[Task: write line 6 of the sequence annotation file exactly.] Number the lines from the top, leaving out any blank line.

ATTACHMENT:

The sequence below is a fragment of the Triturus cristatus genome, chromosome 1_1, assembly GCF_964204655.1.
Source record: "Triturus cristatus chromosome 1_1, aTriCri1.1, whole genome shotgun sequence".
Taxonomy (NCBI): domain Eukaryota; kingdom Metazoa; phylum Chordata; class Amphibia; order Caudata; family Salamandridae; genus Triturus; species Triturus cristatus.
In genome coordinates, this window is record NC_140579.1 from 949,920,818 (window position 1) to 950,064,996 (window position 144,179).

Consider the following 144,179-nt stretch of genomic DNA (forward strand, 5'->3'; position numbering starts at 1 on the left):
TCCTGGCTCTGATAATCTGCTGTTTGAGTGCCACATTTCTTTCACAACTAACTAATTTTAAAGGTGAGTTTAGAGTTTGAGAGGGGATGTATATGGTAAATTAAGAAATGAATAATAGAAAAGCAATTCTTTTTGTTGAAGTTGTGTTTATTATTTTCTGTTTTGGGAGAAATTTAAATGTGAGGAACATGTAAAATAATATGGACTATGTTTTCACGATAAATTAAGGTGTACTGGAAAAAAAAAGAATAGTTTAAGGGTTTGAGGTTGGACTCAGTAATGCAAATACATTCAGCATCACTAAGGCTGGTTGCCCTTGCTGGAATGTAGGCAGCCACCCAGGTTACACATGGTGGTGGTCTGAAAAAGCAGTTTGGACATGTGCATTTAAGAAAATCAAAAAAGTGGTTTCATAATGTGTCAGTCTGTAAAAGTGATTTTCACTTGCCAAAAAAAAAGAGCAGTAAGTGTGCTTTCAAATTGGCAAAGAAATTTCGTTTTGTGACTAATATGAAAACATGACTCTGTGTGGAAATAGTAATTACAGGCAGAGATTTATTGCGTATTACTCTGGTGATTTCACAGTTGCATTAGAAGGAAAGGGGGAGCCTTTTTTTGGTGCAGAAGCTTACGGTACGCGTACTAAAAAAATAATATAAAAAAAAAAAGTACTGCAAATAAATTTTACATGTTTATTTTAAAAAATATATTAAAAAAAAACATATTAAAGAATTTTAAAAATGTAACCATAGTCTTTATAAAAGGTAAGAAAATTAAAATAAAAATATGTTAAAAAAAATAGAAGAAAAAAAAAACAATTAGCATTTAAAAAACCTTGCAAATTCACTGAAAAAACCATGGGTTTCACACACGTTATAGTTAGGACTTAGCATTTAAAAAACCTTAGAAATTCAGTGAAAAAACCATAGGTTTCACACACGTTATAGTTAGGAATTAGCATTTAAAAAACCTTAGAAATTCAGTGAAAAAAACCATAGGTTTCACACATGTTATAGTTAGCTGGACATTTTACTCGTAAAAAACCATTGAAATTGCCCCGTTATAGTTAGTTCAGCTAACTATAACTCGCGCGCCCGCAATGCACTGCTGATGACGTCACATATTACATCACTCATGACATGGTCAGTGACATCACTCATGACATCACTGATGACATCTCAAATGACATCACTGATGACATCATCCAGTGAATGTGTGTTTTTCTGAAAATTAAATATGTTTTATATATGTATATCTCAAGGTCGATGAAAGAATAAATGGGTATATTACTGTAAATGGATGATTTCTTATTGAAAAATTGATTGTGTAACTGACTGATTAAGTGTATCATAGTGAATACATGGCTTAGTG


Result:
TCCTGGCTCTGATAATCTGCTGTTTGAGTGCCACATTTCTTTCACAACTAACTAATTTTAAAGGTGAGTTTAGAGTTTGAGAGGGGATGTATATGGTAAATTAAGAAATGAATAATAGAAAAGCAATTCTTTTTGTTGAAGTTGTGTTTATTATTTTCTGTTTTGGGAGAAATTTAAATGTGAGGAACATGTAAAATAATATGGACTATGTTTTCACGATAAATTAAGGTGTACTGGAAAAAAAAAGAATAGTTTAAGGGTTTGAGGTTGGACTCAGTAATGCAAATACATTCAGCATCACTAAGGCTGGTTGCCCTTGCTGGAATGTAGGCAGCCACCCAGGTTACACATGGTGGTGGTCTGAAAAAGCAGTTTGGACATGTGCATTTAAGAAAATCAAAAAAGTGGTTTCATAATGTGTCAGTCTGTAAAAGTGATTTTCACTTGCCAAAAAAAAAGAGCAGTAAGTGTGCTTTCAAATTGGCAAAGAAATTTCGTTTTGTGACTAATATGAAAACATGACTCTGTGTGGAAATAGTAATTACAGGCAGAGATTTATTGCGTATTACTCTGGTGATTTCACAGTTGCATTAGAAGGAAAGGGGGAGCCTTTTTTTGGTGCAGAAGCTTACGGTACGCGTACTAAAAAAATAATATAAAAAAAAAAAGTACTGCAAATAAATTTTACATGTTTATTTTAAAAAATATATTAAAAAAAAACATATTAAAGAATTTTAAAAATGTAACCATAGTCTTTATAAAAGGTAAGAAAATTAAAATAAAAATATGTTAAAAAAAATAGAAGAAAAAAAAAACAATTAGCATTTAAAAAACCTTGCAAATTCACTGAAAAAACCATGGGTTTCACACACGTTATAGTTAGGACTTAGCATTTAAAAAACCTTAGAAATTCAGTGAAAAAACCATAGGTTTCACACACGTTATAGTTAGGAATTAGCATTTAAAAAACCTTAGAAATTCAGTGAAAAAAACCATAGGTTTCACACATGTTATAGTTAGCTGGACATTTTACTCGTAAAAAACCATTGAAATTGCCCCGTTATAGTTAGTTCAGCTAACTATAACTCGCGCGCCCGCAATGCACTGCTGATGACGTCACATATTACATCACTCATGACATGGTCAGTGACATCACTCATGACATCACTGATGACATCTCAAATGACATCACTGATGACATCATCCAGTGAATGTGTGTTTTTCTGAAAATTAAATATGTTTTATATATGTATATCTCAAGGTCGATGAAAGAATAAATGGGTATATTACTGTAAATGGATGATTTCTTATTGAAAAATTGATTGTGTAACTGACTGATTAAGTGTATCATAGTGAATACATGGCTTAGTG